Trenton, FL, the county seat of Gilchrist County, is just west of Gainesville and is home to an excellent quilting museum and has taken the art of quilting a step further by painting quilt designs on the exterior walls of some of the historic downtown buildings.
Florida’s Forest Capital State Museum and Cracker Homestead, located in Perry, is part of Florida’s State Park system. Located on US19 (Byron Butler Parkway) just south of town, this 1864 home and furnishings will give visitors a taste of Florida’s past. Open 9AM to Noon, Monday through Thursday, this place is worth a visit. You’ll also see exhibits relating to Perry and Taylor County’s place in the timber industry.
“Florida Crackers” were not called that name because they ate Saltines, but because they cracked bullwhips to keep their cattle moving in the right direction. Cracker cowboys were a breed apart, and the most famous was Morgan Bonaparte “Bone” Mizell (One of my relatives!–TT)
If you’re like me, you sometimes forget about the finer things in life. And in many cases, it means suffering through yet another fast food burger or breakfast when there’s a perfectly good opportunity right down the street that offers sit-down service, big smiles and some great food. The Cypress Inn in Cross City is one of those “joints”.
There’s nothing fancy about The Cypress Inn. Breakfasts are hearty and the pancakes meet my high standards, as does the coffee. Expect to find buffets for lunch and dinner, with several seafood and meat choices. Essentially, it’s a DIY “meat and three” place, with friendly servers and a relaxed atmosphere. And it’s where the locals meet–always a good sign!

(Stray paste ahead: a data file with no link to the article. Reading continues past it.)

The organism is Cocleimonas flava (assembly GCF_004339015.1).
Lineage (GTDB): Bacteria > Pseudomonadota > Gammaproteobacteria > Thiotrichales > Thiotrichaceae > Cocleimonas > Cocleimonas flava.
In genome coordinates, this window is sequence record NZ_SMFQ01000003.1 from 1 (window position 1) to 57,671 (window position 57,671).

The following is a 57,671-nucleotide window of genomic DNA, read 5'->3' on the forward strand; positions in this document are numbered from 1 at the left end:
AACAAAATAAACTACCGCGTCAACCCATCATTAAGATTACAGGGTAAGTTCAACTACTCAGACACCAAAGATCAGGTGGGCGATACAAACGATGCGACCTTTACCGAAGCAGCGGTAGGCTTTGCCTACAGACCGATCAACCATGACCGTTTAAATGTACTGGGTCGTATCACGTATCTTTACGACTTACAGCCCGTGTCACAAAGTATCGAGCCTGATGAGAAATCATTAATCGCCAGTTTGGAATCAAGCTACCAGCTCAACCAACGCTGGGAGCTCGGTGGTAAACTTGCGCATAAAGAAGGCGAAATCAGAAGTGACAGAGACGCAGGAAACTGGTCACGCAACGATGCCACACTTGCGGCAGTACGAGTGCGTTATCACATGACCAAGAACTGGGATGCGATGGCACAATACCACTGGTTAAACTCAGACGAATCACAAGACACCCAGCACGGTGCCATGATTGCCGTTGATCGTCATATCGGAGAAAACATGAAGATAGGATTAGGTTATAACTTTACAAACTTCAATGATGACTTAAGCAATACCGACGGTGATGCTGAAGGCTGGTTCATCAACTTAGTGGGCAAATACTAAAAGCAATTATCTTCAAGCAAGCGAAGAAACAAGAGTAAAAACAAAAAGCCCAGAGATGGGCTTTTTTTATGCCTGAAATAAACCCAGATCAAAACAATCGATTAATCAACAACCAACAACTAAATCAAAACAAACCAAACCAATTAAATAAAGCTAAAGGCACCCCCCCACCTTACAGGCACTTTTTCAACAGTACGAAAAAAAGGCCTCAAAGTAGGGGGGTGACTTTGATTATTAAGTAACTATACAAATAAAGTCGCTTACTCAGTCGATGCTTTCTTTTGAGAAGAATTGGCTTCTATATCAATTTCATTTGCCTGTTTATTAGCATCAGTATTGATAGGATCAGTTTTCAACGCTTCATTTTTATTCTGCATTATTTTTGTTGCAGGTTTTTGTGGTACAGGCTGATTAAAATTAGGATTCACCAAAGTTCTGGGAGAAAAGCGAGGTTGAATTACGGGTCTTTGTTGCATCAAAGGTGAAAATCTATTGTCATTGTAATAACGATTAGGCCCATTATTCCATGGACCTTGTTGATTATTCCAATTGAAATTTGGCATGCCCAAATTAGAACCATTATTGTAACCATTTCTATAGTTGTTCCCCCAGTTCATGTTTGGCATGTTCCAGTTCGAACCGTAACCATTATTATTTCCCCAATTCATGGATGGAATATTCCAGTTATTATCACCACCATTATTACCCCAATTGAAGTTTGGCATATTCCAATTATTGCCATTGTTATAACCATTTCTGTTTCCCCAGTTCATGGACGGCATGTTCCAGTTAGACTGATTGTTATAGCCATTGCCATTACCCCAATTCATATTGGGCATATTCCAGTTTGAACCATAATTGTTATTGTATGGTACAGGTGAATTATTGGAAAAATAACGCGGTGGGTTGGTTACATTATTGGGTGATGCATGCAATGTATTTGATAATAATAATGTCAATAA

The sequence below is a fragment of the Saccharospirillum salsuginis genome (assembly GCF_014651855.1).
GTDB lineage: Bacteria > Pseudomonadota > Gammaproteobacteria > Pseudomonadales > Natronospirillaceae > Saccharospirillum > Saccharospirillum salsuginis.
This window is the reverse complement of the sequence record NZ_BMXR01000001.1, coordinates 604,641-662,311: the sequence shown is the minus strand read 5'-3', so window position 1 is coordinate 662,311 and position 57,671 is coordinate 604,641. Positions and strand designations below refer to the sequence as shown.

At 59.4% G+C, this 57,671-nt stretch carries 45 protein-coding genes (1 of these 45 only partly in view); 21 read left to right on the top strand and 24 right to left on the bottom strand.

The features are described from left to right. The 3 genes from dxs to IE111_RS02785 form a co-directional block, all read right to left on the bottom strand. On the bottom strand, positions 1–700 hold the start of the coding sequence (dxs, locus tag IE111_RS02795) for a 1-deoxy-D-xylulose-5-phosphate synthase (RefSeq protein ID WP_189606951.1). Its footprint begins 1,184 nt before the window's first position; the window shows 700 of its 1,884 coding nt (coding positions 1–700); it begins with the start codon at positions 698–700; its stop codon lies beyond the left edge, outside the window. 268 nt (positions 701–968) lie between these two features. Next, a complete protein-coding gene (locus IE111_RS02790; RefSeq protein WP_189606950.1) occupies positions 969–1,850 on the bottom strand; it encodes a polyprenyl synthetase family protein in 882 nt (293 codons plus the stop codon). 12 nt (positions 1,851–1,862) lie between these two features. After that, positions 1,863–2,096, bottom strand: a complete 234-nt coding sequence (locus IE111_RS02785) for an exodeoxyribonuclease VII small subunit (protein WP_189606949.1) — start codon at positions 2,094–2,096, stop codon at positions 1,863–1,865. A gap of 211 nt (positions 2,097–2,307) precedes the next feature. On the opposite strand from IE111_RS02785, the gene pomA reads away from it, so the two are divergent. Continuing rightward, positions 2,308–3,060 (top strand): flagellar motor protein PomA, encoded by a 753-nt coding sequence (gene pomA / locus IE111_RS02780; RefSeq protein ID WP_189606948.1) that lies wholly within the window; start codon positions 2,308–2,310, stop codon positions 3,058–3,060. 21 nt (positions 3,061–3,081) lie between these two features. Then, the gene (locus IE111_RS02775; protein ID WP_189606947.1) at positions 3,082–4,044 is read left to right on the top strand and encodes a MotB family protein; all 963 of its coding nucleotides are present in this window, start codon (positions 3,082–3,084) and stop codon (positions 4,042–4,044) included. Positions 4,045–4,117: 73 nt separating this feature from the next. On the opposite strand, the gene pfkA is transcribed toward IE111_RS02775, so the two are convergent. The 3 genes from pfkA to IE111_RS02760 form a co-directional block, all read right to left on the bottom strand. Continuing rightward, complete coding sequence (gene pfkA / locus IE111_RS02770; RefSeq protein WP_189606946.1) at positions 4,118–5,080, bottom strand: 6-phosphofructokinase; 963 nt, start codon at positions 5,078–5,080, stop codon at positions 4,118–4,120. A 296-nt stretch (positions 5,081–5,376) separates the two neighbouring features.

The Cypress Inn, located on US19/98 at the northern end of Cross City, is open from 5:30AM ’til 9 Monday thru Saturday. They’re closed Sunday. (352) 498-7211 It’s located just across the highway from the newly-renovated and re-opened Putnam Lodge.
If you’re looking for really fresh shrimp, take a leisurely drive to Horseshoe Beach, in Dixie County. It’s about a 24 miles trip from Cross City (via CR351), but it’s worth it. Tim runs a couple of shrimp boats from his small roadside shop, guaranteeing some of the best product around. They’re often fresh caught, but he usually has a freezer full of sorted, heads-off, shrimp for sale at very reasonable prices. In December 2014, a two-pound bag of medium-large shrimp was going for $15.
Or, if you’re just heading to Horseshoe for some fishing, stop at Tim’s for some live shrimp. His “boat to live-well” prices for shrimp can’t be beat!
Phone: (352) 498-2817
Paddling, whether solo or tandem, in a canoe or kayak, has become a popular sport nationwide. And there’s not place where it’s more evident than in our Natural North Florida region. We have rivers like the Withlacoochee, Waccasassa, Suwannee, Steinhatchee, Econfina, St. Marks, Wakulla and the Ochlockonee. We have lakes, like Newnans, Rousseau, Orange and Lochloosa. And we have springs, like Fanning, Manatee, Blue, Ginnie, Wacissa and Wakulla. Those are just the “big ones”. We have hundreds of “lesser” bodies of water on which to paddle. And I haven’t even mentioned all the paddlecraft launches along our Gulf of Mexico shoreline!
The advantage of paddling is that it not only keeps you healthy (exercise and fresh air!), but it’s portable. Modern paddlecraft are lightweight and many can be easily slid onto a car’s roof rack by one person. And they’re comfortable. Gone are the days of backaches from paddling just a few miles. In fact there are boats like those from Hobie Cat that allow you to pedal!